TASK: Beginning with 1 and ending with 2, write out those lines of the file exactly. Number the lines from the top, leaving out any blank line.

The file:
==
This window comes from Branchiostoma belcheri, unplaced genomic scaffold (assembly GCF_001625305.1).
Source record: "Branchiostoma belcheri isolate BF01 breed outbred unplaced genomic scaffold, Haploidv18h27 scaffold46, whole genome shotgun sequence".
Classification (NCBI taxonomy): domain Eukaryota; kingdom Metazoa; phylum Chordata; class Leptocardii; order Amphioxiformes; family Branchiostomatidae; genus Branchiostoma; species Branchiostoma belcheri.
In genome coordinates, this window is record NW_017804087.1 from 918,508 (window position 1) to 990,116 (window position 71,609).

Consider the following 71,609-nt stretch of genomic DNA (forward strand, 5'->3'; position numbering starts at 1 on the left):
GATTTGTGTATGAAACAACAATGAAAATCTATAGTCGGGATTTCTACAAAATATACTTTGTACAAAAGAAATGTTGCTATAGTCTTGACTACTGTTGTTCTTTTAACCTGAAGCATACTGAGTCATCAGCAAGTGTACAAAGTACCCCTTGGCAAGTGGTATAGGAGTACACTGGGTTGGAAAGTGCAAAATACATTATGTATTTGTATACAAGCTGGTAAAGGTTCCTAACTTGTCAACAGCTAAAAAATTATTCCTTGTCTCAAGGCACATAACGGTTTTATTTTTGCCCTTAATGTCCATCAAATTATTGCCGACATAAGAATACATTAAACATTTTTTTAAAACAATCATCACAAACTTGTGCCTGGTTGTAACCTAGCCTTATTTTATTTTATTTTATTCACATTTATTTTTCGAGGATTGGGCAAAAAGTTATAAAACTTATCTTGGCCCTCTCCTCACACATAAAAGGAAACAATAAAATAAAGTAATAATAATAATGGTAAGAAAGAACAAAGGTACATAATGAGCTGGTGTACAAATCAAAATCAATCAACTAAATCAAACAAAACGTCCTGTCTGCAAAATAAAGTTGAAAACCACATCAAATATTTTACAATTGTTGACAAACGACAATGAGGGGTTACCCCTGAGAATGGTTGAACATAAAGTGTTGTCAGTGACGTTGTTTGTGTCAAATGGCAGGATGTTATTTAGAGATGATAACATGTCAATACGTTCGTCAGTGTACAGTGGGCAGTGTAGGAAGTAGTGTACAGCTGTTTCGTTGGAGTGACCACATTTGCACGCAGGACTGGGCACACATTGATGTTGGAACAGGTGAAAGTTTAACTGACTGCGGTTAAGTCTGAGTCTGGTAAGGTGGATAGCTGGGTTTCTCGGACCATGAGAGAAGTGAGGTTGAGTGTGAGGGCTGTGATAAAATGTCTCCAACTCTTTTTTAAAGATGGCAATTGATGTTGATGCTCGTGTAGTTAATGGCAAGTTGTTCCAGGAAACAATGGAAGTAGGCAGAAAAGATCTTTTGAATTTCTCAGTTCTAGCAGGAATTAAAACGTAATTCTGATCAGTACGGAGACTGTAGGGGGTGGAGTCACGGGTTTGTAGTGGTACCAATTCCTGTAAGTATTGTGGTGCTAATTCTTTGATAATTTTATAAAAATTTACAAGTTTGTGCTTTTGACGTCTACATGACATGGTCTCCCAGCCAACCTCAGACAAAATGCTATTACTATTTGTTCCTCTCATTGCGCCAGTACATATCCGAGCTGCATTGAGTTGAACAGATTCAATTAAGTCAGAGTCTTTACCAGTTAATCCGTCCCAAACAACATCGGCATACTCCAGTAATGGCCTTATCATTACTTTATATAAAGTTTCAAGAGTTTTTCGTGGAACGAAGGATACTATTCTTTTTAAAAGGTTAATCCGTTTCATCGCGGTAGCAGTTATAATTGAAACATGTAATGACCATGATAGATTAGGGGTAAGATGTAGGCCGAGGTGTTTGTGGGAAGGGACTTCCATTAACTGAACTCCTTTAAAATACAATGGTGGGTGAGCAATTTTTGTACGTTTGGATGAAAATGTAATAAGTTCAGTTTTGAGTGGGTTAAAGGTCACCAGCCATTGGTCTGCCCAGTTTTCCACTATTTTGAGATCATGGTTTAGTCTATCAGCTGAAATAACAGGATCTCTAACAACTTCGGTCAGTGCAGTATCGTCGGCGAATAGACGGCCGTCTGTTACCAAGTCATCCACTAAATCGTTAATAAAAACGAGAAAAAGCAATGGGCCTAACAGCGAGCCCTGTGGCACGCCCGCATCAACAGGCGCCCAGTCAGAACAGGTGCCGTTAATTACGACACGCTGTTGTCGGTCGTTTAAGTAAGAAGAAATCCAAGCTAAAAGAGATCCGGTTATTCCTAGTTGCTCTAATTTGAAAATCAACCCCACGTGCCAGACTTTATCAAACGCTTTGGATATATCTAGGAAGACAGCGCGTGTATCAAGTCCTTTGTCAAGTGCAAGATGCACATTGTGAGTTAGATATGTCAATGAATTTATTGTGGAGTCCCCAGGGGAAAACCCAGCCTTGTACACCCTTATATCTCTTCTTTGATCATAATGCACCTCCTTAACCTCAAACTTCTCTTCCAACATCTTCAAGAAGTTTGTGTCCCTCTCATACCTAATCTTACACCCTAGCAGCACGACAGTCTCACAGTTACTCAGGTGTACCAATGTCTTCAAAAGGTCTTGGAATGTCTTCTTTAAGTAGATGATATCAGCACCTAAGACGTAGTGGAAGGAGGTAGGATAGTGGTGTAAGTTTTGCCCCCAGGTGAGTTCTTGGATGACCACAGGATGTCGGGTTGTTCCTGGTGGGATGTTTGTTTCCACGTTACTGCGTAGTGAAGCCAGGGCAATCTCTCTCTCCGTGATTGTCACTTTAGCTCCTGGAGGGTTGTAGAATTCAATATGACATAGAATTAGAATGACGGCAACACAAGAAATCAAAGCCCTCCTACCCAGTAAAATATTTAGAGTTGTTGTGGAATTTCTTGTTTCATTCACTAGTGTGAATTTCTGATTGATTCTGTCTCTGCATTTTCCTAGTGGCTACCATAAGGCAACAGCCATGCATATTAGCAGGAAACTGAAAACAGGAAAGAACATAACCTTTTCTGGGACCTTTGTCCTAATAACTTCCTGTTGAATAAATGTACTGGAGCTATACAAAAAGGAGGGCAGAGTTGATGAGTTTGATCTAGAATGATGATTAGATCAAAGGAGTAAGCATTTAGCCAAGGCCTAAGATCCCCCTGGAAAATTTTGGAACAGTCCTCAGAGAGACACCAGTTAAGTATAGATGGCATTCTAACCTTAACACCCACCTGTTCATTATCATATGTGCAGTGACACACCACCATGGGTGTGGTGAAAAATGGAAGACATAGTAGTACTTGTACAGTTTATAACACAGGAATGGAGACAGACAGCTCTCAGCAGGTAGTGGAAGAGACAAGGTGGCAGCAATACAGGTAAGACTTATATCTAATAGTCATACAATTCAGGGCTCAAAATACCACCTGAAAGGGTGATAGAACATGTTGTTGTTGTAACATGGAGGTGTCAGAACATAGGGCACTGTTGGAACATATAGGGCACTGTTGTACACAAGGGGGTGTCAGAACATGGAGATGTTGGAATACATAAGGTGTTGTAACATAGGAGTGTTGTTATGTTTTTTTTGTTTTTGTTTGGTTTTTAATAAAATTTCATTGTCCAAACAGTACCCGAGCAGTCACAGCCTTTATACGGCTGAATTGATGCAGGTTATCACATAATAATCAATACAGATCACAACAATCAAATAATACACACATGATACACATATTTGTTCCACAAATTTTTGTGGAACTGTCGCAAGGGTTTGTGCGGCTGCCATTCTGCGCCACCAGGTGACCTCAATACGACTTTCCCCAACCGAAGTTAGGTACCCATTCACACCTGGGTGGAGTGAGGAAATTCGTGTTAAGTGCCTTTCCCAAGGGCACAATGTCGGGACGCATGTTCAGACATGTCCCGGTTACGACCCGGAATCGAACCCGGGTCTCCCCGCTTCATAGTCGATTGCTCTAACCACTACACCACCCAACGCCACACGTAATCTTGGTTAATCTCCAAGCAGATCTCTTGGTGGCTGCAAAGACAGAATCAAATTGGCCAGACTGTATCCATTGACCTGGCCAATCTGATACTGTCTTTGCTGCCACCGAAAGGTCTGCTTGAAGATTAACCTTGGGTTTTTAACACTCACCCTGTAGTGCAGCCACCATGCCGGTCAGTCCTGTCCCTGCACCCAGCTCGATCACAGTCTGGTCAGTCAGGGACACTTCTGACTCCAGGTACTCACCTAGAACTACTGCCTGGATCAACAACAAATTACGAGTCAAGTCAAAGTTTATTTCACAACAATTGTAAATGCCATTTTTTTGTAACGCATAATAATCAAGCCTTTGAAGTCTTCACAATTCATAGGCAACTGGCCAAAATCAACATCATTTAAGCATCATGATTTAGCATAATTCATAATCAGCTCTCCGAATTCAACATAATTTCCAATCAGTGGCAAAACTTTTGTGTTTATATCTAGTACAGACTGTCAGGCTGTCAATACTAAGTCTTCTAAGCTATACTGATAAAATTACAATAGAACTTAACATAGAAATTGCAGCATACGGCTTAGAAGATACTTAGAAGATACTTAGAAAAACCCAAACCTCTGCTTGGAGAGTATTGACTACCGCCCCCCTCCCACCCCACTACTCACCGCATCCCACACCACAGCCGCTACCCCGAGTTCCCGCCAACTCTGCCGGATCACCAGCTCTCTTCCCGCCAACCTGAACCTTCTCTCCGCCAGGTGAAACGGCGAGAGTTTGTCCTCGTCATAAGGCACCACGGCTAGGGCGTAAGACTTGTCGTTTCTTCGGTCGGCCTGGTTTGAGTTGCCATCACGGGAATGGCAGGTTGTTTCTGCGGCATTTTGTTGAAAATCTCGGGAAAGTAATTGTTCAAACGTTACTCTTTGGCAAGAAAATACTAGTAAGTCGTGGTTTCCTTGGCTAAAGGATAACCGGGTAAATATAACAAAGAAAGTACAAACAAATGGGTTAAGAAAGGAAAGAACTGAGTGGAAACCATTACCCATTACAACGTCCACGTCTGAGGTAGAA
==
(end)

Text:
This window comes from Branchiostoma belcheri, unplaced genomic scaffold (assembly GCF_001625305.1).
Source record: "Branchiostoma belcheri isolate BF01 breed outbred unplaced genomic scaffold, Haploidv18h27 scaffold46, whole genome shotgun sequence".